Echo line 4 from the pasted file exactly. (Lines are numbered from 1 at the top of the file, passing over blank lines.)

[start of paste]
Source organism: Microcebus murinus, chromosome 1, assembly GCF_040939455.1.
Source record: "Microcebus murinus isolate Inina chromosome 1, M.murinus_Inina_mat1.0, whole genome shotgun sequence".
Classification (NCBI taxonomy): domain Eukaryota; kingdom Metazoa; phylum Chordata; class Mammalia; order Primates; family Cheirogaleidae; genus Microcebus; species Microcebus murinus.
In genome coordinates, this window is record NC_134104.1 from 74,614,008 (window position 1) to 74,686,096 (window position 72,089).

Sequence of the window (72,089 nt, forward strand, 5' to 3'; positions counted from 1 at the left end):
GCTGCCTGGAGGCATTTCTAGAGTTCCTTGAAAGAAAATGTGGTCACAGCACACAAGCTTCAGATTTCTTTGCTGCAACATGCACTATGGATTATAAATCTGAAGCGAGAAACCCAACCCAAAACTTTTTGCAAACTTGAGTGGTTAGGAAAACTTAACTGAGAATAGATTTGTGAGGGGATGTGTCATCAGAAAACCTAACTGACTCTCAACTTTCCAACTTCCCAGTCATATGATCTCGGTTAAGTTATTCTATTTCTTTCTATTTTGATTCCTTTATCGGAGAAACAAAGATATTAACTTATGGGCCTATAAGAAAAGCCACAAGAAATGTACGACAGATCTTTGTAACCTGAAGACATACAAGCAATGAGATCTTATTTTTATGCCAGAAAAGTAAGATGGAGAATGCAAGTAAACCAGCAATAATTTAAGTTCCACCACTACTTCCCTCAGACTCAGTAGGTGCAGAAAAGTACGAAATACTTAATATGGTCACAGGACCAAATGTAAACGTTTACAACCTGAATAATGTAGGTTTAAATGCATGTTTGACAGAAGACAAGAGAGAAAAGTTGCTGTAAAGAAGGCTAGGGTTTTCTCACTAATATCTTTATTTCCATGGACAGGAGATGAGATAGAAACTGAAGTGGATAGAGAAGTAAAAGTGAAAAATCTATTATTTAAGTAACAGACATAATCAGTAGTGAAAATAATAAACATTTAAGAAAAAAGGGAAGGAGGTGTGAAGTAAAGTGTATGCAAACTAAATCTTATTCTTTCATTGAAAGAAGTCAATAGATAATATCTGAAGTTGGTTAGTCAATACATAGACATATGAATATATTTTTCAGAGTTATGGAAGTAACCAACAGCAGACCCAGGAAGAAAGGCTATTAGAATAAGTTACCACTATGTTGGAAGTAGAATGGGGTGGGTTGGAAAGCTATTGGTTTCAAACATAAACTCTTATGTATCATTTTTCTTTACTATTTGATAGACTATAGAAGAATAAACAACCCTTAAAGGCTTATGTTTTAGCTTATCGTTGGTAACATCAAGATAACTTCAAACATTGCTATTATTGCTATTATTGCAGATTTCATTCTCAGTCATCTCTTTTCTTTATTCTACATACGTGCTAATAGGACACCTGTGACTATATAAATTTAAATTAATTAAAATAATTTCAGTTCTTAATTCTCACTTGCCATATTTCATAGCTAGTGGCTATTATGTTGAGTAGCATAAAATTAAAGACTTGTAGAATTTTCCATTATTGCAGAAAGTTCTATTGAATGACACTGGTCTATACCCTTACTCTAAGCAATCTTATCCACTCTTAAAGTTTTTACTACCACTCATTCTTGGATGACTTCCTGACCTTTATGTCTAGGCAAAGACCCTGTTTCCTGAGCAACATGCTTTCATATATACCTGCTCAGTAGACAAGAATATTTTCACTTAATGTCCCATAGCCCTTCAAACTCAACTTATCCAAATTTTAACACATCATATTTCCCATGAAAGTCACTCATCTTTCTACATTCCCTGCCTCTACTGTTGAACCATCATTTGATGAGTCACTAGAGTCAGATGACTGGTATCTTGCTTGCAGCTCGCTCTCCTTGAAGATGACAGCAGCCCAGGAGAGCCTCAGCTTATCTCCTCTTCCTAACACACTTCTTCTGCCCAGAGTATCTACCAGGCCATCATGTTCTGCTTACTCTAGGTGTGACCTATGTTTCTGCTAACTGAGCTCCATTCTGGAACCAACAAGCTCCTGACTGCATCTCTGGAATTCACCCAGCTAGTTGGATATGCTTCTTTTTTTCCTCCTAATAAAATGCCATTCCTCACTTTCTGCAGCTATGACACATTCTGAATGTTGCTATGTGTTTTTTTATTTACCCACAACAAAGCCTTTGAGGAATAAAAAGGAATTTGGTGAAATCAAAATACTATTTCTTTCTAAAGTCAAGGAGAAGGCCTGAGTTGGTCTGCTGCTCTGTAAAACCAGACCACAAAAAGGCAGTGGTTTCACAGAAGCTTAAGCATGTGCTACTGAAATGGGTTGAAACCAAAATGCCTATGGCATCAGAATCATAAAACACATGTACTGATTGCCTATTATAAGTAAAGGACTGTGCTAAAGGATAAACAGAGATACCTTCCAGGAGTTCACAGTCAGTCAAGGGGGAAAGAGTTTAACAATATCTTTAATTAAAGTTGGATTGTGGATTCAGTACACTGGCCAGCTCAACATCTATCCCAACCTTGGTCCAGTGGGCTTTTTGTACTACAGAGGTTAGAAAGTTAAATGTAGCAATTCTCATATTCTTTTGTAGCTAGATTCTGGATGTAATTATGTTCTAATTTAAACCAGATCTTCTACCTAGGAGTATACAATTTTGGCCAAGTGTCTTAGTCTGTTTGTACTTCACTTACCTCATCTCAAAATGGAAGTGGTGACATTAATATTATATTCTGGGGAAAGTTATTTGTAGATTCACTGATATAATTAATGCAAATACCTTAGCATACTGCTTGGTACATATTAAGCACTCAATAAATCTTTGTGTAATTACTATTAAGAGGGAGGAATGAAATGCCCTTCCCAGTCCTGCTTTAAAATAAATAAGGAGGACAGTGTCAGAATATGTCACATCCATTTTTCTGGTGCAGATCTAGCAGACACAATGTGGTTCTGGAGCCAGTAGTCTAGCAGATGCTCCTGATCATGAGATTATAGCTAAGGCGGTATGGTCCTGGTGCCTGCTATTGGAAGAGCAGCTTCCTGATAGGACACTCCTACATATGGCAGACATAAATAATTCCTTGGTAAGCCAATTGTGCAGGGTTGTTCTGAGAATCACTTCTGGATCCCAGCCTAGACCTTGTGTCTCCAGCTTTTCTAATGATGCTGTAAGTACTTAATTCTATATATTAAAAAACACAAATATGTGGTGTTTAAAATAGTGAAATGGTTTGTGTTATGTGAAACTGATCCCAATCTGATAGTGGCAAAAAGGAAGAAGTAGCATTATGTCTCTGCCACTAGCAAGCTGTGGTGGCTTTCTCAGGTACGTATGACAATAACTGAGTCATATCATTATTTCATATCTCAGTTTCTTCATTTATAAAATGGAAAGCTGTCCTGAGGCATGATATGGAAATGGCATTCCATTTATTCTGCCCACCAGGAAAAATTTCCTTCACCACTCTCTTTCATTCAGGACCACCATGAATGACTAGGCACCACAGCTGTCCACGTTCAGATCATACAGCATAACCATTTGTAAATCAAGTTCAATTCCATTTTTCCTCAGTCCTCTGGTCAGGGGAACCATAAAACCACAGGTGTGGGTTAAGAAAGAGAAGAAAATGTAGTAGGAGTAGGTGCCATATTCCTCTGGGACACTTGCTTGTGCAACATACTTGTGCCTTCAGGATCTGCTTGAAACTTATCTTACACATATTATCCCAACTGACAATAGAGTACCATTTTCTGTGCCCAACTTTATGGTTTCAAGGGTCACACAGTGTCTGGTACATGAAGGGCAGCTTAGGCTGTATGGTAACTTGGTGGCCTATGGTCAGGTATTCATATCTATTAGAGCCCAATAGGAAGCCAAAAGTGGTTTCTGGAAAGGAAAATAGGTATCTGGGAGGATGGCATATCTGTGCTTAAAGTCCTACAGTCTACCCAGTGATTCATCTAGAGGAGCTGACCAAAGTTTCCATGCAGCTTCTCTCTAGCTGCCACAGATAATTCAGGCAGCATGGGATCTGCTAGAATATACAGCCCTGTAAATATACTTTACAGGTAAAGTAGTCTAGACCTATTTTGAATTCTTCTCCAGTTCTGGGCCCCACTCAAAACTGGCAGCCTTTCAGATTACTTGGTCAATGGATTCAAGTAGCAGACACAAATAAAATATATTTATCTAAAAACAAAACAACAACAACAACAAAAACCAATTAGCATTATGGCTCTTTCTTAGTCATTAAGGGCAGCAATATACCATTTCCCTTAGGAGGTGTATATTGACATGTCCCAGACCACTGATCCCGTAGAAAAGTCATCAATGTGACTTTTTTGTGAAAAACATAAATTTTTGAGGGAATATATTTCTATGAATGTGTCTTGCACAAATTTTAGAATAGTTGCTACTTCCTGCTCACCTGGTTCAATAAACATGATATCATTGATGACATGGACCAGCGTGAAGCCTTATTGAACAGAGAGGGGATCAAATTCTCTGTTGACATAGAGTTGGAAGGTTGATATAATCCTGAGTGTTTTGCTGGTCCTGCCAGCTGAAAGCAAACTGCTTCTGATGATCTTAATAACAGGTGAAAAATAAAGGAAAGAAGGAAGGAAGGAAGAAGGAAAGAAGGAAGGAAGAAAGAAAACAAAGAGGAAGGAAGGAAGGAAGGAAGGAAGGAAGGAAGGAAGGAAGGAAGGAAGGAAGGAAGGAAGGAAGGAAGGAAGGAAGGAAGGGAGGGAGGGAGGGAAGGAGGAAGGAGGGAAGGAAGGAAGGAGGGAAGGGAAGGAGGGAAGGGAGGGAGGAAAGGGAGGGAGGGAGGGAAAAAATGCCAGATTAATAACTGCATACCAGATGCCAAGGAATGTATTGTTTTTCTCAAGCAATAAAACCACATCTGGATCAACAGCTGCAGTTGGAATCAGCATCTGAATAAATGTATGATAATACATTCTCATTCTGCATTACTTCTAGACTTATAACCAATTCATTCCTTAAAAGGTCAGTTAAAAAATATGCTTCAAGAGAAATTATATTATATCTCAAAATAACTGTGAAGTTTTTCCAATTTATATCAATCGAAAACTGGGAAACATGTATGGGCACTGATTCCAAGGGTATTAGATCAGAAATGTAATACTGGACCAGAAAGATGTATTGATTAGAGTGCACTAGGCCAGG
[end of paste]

In genome coordinates, this window is record NC_134104.1 from 74,614,008 (window position 1) to 74,686,096 (window position 72,089).